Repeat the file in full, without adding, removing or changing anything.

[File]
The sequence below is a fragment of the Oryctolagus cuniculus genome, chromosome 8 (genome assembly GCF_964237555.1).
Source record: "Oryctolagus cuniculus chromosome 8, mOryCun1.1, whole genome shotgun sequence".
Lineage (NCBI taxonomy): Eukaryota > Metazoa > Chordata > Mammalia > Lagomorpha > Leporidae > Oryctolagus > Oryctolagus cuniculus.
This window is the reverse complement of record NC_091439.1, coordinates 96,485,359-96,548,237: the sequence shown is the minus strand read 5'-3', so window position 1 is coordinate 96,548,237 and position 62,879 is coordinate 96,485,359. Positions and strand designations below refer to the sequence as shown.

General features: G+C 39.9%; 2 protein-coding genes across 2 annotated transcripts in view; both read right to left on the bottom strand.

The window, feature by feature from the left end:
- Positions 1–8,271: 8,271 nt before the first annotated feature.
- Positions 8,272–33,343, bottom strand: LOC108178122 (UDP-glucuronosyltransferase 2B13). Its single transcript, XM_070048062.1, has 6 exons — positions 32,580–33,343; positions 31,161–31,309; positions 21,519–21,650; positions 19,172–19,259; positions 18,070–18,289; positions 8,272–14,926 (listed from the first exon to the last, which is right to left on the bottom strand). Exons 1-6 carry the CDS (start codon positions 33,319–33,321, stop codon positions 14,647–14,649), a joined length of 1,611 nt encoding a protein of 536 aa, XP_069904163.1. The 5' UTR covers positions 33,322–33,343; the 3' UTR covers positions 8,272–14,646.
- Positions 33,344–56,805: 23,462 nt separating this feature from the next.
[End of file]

The sequence below is a fragment of the Oryctolagus cuniculus genome, chromosome 8 (genome assembly GCF_964237555.1).
Source record: "Oryctolagus cuniculus chromosome 8, mOryCun1.1, whole genome shotgun sequence".
Lineage (NCBI taxonomy): Eukaryota > Metazoa > Chordata > Mammalia > Lagomorpha > Leporidae > Oryctolagus > Oryctolagus cuniculus.
This window is the reverse complement of record NC_091439.1, coordinates 96,485,359-96,548,237: the sequence shown is the minus strand read 5'-3', so window position 1 is coordinate 96,548,237 and position 62,879 is coordinate 96,485,359. Positions and strand designations below refer to the sequence as shown.

General features: G+C 39.9%; 2 protein-coding genes across 2 annotated transcripts in view; both read right to left on the bottom strand.

The window, feature by feature from the left end:
- Positions 1–8,271: 8,271 nt before the first annotated feature.
- Positions 8,272–33,343, bottom strand: LOC108178122 (UDP-glucuronosyltransferase 2B13). Its single transcript, XM_070048062.1, has 6 exons — positions 32,580–33,343; positions 31,161–31,309; positions 21,519–21,650; positions 19,172–19,259; positions 18,070–18,289; positions 8,272–14,926 (listed from the first exon to the last, which is right to left on the bottom strand). Exons 1-6 carry the CDS (start codon positions 33,319–33,321, stop codon positions 14,647–14,649), a joined length of 1,611 nt encoding a protein of 536 aa, XP_069904163.1. The 5' UTR covers positions 33,322–33,343; the 3' UTR covers positions 8,272–14,646.
- Positions 33,344–56,805: 23,462 nt separating this feature from the next.